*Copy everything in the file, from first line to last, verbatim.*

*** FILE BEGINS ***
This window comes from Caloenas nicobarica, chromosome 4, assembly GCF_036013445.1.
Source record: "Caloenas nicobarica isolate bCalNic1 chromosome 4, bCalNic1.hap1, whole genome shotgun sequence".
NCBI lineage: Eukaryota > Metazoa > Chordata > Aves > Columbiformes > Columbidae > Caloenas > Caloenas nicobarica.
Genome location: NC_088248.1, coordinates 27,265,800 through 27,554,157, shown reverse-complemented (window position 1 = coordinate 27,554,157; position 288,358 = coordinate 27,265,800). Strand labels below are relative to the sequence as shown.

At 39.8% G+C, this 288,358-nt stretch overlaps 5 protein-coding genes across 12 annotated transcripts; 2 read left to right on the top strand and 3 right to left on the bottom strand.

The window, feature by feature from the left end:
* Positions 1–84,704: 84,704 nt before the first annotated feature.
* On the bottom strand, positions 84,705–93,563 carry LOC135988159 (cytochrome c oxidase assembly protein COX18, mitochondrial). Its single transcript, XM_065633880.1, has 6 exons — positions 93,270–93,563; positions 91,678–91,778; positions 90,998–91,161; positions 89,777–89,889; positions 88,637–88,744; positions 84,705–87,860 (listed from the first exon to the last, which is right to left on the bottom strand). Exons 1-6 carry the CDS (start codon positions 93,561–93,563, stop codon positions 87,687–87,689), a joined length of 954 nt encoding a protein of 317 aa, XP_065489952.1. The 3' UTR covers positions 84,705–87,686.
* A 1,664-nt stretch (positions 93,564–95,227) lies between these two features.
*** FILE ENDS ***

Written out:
This window comes from Caloenas nicobarica, chromosome 4, assembly GCF_036013445.1.
Source record: "Caloenas nicobarica isolate bCalNic1 chromosome 4, bCalNic1.hap1, whole genome shotgun sequence".
NCBI lineage: Eukaryota > Metazoa > Chordata > Aves > Columbiformes > Columbidae > Caloenas > Caloenas nicobarica.
Genome location: NC_088248.1, coordinates 27,265,800 through 27,554,157, shown reverse-complemented (window position 1 = coordinate 27,554,157; position 288,358 = coordinate 27,265,800). Strand labels below are relative to the sequence as shown.

At 39.8% G+C, this 288,358-nt stretch overlaps 5 protein-coding genes across 12 annotated transcripts; 2 read left to right on the top strand and 3 right to left on the bottom strand.

The window, feature by feature from the left end:
* Positions 1–84,704: 84,704 nt before the first annotated feature.
* On the bottom strand, positions 84,705–93,563 carry LOC135988159 (cytochrome c oxidase assembly protein COX18, mitochondrial). Its single transcript, XM_065633880.1, has 6 exons — positions 93,270–93,563; positions 91,678–91,778; positions 90,998–91,161; positions 89,777–89,889; positions 88,637–88,744; positions 84,705–87,860 (listed from the first exon to the last, which is right to left on the bottom strand). Exons 1-6 carry the CDS (start codon positions 93,561–93,563, stop codon positions 87,687–87,689), a joined length of 954 nt encoding a protein of 317 aa, XP_065489952.1. The 3' UTR covers positions 84,705–87,686.
* A 1,664-nt stretch (positions 93,564–95,227) lies between these two features.